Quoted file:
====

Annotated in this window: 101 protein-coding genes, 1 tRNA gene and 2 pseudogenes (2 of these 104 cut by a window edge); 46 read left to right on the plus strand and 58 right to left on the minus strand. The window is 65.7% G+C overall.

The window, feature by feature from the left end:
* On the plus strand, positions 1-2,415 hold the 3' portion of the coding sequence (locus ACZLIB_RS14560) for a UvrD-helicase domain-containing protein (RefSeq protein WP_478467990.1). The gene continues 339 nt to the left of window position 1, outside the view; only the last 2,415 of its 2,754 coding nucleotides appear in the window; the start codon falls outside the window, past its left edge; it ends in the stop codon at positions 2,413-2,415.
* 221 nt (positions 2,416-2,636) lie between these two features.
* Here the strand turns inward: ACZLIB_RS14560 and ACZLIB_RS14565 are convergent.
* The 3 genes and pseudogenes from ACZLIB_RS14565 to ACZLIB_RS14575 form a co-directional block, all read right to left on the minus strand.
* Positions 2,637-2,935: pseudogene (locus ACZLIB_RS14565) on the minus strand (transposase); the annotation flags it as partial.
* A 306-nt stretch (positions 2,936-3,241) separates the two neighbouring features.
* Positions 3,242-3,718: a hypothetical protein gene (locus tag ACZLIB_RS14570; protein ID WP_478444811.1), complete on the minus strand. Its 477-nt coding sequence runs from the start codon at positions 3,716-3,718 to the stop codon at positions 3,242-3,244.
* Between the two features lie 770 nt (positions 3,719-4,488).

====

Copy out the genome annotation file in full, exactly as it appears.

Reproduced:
Annotated in this window: 101 protein-coding genes, 1 tRNA gene and 2 pseudogenes (2 of these 104 cut by a window edge); 46 read left to right on the plus strand and 58 right to left on the minus strand. The window is 65.7% G+C overall.

The window, feature by feature from the left end:
* On the plus strand, positions 1-2,415 hold the 3' portion of the coding sequence (locus ACZLIB_RS14560) for a UvrD-helicase domain-containing protein (RefSeq protein WP_478467990.1). The gene continues 339 nt to the left of window position 1, outside the view; only the last 2,415 of its 2,754 coding nucleotides appear in the window; the start codon falls outside the window, past its left edge; it ends in the stop codon at positions 2,413-2,415.
* 221 nt (positions 2,416-2,636) lie between these two features.
* Here the strand turns inward: ACZLIB_RS14560 and ACZLIB_RS14565 are convergent.
* The 3 genes and pseudogenes from ACZLIB_RS14565 to ACZLIB_RS14575 form a co-directional block, all read right to left on the minus strand.
* Positions 2,637-2,935: pseudogene (locus ACZLIB_RS14565) on the minus strand (transposase); the annotation flags it as partial.
* A 306-nt stretch (positions 2,936-3,241) separates the two neighbouring features.
* Positions 3,242-3,718: a hypothetical protein gene (locus tag ACZLIB_RS14570; protein ID WP_478444811.1), complete on the minus strand. Its 477-nt coding sequence runs from the start codon at positions 3,716-3,718 to the stop codon at positions 3,242-3,244.
* Between the two features lie 770 nt (positions 3,719-4,488).